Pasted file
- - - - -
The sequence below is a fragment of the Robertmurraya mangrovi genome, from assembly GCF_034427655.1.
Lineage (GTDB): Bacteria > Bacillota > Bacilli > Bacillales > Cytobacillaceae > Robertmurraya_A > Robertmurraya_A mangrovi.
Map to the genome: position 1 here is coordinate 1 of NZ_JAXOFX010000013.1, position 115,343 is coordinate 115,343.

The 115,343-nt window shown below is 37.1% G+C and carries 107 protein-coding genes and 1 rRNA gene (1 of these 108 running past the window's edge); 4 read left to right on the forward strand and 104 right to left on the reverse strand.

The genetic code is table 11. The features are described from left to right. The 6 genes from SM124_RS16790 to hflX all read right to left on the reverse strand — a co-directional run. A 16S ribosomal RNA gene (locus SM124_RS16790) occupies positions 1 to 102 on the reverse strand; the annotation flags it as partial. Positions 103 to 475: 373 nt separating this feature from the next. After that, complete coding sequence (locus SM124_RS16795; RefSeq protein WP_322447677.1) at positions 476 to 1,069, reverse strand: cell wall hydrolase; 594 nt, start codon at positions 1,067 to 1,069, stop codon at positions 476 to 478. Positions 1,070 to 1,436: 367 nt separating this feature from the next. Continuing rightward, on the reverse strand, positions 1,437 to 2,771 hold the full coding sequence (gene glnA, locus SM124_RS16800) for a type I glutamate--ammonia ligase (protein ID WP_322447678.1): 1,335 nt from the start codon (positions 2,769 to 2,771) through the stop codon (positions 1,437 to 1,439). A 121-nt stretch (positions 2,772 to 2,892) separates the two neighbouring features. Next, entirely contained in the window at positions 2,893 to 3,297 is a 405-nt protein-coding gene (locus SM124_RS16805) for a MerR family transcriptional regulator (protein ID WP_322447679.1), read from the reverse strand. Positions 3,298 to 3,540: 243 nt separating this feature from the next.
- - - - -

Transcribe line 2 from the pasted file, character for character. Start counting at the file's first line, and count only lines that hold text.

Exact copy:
Lineage (GTDB): Bacteria > Bacillota > Bacilli > Bacillales > Cytobacillaceae > Robertmurraya_A > Robertmurraya_A mangrovi.